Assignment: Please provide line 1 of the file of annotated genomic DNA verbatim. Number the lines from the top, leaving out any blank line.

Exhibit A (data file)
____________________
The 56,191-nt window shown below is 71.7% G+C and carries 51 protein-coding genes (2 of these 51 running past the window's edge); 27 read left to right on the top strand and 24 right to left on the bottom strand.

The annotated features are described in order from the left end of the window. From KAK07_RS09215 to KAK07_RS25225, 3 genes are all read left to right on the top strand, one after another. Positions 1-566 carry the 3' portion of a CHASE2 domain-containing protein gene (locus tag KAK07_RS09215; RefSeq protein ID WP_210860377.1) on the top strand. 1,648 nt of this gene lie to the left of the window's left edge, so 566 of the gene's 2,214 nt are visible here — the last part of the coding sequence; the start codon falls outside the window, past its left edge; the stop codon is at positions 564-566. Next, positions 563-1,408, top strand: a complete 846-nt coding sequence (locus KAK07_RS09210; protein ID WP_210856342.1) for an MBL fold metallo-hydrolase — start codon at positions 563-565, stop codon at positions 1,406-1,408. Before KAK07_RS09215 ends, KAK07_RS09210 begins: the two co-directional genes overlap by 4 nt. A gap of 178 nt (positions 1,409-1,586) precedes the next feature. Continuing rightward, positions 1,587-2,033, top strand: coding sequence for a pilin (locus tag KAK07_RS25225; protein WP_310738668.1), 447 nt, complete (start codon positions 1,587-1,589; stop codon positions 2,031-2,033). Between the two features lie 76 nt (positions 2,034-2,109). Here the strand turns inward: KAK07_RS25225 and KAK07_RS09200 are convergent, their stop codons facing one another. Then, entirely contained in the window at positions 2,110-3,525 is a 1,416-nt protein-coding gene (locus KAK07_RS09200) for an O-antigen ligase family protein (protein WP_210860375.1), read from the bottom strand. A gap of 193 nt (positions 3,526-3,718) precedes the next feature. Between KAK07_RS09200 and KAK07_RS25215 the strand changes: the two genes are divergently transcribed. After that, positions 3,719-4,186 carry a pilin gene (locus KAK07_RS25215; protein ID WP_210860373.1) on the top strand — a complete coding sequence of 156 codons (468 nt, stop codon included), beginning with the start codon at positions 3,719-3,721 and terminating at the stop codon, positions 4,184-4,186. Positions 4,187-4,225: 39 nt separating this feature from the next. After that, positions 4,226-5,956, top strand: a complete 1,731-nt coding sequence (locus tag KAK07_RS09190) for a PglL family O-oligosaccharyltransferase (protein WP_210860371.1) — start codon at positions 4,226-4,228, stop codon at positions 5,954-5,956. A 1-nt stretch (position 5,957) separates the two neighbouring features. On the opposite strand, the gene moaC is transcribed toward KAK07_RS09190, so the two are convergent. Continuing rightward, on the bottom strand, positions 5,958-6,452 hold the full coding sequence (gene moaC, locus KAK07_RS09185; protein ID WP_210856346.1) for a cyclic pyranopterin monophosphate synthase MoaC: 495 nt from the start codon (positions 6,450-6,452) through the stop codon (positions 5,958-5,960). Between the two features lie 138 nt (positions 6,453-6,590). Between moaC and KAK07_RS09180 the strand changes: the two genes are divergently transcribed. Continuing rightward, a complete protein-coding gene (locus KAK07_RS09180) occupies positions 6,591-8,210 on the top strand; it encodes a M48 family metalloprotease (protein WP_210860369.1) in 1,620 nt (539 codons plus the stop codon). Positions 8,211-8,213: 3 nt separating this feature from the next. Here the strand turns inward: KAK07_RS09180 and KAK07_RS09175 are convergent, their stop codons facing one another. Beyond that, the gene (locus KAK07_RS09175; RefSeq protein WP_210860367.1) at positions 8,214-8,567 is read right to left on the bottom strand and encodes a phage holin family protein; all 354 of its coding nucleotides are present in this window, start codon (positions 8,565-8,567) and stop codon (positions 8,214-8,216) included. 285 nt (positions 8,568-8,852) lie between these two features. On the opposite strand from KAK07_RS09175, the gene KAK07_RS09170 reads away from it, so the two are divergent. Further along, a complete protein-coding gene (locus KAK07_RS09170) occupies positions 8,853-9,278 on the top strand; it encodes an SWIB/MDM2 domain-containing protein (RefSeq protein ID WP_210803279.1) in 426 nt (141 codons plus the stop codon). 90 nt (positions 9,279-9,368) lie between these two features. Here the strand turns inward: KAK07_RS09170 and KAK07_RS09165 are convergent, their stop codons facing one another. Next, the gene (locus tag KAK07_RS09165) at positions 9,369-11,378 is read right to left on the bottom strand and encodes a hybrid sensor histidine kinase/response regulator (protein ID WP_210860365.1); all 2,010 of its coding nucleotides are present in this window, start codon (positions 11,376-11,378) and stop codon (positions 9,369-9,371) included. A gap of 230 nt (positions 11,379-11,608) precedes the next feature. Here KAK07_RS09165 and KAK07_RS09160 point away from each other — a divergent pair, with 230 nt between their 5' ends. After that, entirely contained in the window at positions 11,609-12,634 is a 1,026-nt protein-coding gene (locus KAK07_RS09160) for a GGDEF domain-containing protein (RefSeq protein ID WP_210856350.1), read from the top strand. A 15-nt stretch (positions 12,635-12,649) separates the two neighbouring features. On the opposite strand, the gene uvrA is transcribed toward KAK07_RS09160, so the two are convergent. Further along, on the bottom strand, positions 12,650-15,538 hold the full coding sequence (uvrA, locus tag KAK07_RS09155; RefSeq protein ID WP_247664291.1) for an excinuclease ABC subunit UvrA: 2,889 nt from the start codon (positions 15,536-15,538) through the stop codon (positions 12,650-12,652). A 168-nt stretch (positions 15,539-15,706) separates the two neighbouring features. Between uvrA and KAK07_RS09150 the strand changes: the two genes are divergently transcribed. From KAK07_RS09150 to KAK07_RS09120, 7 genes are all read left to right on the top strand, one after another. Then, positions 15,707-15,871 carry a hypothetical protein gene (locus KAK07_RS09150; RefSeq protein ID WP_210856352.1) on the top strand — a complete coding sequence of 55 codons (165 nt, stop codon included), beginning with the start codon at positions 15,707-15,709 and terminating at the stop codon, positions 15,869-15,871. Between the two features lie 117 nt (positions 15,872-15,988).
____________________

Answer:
The 56,191-nt window shown below is 71.7% G+C and carries 51 protein-coding genes (2 of these 51 running past the window's edge); 27 read left to right on the top strand and 24 right to left on the bottom strand.